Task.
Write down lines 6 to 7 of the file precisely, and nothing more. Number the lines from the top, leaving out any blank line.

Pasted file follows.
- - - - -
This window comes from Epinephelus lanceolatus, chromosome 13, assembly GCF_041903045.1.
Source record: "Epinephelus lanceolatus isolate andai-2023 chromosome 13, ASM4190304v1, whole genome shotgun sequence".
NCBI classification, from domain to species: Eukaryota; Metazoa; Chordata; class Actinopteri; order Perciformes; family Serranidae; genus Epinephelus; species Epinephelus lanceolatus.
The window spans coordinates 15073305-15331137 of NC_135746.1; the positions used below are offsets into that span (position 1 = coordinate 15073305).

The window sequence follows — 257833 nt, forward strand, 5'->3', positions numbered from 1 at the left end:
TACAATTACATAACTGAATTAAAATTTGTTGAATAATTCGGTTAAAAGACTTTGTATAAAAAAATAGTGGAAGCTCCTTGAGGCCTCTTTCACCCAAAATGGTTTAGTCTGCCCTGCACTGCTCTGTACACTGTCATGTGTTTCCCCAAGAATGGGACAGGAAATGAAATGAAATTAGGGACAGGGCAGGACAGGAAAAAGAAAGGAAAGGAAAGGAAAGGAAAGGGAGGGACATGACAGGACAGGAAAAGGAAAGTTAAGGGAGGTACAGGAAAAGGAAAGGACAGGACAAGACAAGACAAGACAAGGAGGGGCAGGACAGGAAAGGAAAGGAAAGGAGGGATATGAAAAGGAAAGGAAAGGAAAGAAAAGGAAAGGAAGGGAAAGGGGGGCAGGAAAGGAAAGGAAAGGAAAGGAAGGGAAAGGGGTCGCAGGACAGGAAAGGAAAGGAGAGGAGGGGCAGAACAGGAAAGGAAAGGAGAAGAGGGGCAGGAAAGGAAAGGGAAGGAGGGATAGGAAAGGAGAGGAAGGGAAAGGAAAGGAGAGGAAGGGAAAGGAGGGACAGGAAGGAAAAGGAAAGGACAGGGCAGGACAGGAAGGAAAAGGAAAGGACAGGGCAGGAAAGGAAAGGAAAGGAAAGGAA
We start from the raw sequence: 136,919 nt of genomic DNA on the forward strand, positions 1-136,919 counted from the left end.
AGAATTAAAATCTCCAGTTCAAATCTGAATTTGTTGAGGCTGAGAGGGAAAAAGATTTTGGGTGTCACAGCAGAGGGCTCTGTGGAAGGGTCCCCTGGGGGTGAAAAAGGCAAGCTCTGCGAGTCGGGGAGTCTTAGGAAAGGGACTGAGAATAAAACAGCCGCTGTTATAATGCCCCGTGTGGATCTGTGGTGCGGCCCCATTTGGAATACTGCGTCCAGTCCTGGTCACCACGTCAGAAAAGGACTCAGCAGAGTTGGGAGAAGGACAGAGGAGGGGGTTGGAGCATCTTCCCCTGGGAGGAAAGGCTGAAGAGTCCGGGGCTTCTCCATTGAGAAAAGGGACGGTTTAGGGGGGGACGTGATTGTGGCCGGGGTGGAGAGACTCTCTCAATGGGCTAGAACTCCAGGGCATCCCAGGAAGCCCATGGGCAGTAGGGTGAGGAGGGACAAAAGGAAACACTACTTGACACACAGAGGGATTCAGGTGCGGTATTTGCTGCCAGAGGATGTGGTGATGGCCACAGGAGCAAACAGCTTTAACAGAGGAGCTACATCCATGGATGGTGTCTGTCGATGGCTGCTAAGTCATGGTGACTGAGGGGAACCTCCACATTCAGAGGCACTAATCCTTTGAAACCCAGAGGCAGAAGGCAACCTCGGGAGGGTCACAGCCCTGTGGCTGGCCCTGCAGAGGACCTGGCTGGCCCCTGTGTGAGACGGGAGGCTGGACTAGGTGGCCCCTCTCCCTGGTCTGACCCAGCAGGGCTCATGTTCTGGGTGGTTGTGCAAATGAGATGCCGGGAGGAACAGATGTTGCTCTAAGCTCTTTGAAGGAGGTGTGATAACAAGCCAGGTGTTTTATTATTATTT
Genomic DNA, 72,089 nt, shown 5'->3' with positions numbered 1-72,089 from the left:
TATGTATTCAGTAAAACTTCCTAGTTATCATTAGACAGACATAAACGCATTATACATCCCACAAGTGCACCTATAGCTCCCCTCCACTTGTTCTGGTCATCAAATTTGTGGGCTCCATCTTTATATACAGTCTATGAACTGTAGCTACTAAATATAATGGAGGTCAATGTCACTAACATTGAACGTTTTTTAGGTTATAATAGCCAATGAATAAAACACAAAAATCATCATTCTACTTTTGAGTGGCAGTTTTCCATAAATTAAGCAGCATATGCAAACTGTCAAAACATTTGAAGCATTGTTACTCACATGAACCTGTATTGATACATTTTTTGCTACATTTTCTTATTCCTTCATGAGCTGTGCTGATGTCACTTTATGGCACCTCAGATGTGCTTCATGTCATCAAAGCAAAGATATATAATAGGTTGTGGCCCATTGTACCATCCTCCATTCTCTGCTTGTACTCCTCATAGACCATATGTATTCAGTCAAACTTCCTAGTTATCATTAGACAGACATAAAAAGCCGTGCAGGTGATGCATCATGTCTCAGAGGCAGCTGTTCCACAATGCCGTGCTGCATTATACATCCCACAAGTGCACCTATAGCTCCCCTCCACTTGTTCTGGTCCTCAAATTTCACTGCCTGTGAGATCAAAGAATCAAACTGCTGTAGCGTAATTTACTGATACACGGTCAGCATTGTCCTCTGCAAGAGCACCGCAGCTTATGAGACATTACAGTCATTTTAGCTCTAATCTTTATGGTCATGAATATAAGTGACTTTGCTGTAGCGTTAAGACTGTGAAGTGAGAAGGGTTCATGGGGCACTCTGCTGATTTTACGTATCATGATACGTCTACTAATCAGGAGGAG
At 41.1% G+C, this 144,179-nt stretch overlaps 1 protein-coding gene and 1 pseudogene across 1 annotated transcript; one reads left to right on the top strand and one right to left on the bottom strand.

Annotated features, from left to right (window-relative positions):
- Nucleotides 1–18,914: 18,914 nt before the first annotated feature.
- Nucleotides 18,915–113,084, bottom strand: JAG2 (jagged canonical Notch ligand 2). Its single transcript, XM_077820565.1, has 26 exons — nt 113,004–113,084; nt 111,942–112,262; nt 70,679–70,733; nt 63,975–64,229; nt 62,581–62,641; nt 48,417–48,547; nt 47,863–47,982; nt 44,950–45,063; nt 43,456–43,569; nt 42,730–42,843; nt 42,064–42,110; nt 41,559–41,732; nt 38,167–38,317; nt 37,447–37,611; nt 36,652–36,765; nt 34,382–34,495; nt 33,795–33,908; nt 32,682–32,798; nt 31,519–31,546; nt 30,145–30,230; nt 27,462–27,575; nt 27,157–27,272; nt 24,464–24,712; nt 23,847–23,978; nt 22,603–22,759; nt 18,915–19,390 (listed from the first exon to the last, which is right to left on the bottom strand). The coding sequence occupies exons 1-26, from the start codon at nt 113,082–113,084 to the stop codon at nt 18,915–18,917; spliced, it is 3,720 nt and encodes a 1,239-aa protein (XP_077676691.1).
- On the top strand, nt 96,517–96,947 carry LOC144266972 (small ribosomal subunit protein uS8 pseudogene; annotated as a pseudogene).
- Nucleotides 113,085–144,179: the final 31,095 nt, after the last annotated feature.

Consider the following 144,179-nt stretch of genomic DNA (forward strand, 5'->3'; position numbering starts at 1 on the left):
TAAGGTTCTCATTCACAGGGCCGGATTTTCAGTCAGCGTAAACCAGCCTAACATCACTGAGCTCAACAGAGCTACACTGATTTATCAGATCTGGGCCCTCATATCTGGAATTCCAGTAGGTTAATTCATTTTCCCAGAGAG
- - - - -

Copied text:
TACAATTACATAACTGAATTAAAATTTGTTGAATAATTCGGTTAAAAGACTTTGTATAAAAAAATAGTGGAAGCTCCTTGAGGCCTCTTTCACCCAAAATGGTTTAGTCTGCCCTGCACTGCTCTGTACACTGTCATGTGTTTCCCCAAGAATGGGACAGGAAATGAAATGAAATTAGGGACAGGGCAGGACAGGAAAAAGAAAGGAAAGGAAAGGAAAGGAAAGGGAGGGACATGACAGGACAGGAAAAGGAAAGTTAAGGGAGGTACAGGAAAAGGAAAGGACAGGACAAGACAAGACAAGACAAGGAGGGGCAGGACAGGAAAGGAAAGGAAAGGAGGGATATGAAAAGGAAAGGAAAGGAAAGAAAAGGAAAGGAAGGGAAAGGGGGGCAGGAAAGGAAAGGAAAGGAAAGGAAGGGAAAGGGGTCGCAGGACAGGAAAGGAAAGGAGAGGAGGGGCAGAACAGGAAAGGAAAGGAGAAGAGGGGCAGGAAAGGAAAGGGAAGGAGGGATAGGAAAGGAGAGGAAGGGAAAGGAAAGGAGAGGAAGGGAAAGGAGGGACAGGAAGGAAAAGGAAAGGACAGGGCAGGACAGGAAGGAAAAGGAAAGGACAGGGCAGGAAAGGAAAGGAAAGGAAAGGAA
We start from the raw sequence: 136,919 nt of genomic DNA on the forward strand, positions 1-136,919 counted from the left end.